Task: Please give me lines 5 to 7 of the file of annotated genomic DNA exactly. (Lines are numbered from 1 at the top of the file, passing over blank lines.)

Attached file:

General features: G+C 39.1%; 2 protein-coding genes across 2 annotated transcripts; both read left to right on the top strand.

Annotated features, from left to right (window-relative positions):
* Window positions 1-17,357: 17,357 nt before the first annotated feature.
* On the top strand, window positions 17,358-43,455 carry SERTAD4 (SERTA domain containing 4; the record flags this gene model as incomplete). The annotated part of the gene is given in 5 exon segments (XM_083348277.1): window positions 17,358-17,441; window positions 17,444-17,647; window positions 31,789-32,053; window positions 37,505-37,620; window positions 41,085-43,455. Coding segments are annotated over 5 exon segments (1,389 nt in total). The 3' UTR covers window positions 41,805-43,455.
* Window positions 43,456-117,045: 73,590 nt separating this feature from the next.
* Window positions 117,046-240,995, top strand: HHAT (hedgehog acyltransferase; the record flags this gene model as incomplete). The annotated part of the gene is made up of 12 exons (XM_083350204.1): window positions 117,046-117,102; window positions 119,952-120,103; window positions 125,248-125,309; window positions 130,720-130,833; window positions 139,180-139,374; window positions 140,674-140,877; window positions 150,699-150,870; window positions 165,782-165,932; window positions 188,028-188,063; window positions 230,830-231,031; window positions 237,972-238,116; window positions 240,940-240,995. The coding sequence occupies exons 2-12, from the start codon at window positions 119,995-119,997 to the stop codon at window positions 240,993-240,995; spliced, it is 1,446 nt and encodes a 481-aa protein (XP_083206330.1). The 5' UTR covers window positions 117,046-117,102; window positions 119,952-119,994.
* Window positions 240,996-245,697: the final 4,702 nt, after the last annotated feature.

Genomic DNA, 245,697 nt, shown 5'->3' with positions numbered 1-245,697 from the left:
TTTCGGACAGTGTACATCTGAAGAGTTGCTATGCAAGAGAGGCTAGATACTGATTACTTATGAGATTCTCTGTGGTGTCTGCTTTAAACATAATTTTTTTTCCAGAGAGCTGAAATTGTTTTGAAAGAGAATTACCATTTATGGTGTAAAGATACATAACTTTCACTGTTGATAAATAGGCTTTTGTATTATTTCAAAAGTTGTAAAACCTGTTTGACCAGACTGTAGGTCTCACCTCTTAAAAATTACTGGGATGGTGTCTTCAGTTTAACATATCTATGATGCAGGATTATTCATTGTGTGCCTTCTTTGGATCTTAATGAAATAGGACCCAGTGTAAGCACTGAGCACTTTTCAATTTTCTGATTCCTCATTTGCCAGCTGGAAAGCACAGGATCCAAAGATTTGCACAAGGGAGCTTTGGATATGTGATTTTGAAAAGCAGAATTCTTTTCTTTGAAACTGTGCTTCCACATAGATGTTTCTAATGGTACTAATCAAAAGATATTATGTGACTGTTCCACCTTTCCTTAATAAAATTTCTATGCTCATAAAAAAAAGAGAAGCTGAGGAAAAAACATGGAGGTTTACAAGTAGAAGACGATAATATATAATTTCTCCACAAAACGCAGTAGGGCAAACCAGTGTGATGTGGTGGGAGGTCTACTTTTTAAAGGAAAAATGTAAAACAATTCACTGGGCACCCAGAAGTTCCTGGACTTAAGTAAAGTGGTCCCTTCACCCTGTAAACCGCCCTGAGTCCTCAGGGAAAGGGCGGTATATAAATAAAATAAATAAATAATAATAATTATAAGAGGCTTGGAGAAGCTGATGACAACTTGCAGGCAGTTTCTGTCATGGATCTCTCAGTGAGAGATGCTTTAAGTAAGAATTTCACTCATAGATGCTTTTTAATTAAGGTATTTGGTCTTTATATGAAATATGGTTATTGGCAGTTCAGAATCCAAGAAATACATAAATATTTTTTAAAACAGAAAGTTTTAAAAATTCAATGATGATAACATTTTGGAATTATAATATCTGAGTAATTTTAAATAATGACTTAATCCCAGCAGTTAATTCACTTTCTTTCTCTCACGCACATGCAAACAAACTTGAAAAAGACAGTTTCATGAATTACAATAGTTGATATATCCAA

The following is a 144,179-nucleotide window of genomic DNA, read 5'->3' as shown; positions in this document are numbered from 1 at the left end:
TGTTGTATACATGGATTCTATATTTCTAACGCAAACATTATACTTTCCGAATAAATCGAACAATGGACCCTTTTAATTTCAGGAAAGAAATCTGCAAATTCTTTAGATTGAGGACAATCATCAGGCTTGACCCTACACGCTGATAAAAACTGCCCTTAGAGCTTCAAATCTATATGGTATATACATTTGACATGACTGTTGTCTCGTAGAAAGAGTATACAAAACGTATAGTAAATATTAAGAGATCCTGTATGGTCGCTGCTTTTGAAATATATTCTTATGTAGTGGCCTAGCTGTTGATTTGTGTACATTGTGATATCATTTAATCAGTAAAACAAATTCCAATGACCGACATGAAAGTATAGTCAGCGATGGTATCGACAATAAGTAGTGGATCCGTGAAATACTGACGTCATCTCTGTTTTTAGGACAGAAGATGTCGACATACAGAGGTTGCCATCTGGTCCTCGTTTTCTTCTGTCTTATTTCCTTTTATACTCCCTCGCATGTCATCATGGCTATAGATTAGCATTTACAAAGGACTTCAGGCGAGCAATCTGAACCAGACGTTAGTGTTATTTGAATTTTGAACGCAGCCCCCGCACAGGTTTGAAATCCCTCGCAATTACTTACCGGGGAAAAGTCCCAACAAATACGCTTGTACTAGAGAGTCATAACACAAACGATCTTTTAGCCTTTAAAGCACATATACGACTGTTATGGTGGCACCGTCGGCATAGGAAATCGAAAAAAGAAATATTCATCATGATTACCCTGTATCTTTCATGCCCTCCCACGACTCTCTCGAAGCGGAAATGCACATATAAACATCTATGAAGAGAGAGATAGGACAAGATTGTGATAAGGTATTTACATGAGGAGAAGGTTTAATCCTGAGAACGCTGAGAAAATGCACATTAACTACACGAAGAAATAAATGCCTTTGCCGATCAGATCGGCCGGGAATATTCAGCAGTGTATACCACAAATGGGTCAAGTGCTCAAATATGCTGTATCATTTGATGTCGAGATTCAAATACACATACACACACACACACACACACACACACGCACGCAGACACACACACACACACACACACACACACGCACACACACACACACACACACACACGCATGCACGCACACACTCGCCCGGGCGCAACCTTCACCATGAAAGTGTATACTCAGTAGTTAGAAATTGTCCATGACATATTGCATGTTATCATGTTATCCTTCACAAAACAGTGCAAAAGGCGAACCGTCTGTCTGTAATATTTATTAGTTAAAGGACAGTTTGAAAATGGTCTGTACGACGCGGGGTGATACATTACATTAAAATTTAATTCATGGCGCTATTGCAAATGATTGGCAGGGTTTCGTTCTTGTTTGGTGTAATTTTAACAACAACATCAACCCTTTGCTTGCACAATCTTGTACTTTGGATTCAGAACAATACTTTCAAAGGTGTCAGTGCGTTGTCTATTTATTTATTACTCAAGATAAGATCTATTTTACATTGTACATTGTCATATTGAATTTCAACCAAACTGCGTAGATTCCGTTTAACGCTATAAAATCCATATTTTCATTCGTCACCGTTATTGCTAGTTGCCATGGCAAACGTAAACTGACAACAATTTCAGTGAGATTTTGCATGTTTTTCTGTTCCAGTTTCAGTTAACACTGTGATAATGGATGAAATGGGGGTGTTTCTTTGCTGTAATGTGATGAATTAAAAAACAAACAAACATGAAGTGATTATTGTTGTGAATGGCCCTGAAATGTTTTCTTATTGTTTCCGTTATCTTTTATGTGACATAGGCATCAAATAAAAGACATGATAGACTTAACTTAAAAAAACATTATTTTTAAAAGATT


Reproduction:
* Window positions 43,456-117,045: 73,590 nt separating this feature from the next.
* Window positions 117,046-240,995, top strand: HHAT (hedgehog acyltransferase; the record flags this gene model as incomplete). The annotated part of the gene is made up of 12 exons (XM_083350204.1): window positions 117,046-117,102; window positions 119,952-120,103; window positions 125,248-125,309; window positions 130,720-130,833; window positions 139,180-139,374; window positions 140,674-140,877; window positions 150,699-150,870; window positions 165,782-165,932; window positions 188,028-188,063; window positions 230,830-231,031; window positions 237,972-238,116; window positions 240,940-240,995. The coding sequence occupies exons 2-12, from the start codon at window positions 119,995-119,997 to the stop codon at window positions 240,993-240,995; spliced, it is 1,446 nt and encodes a 481-aa protein (XP_083206330.1). The 5' UTR covers window positions 117,046-117,102; window positions 119,952-119,994.
* Window positions 240,996-245,697: the final 4,702 nt, after the last annotated feature.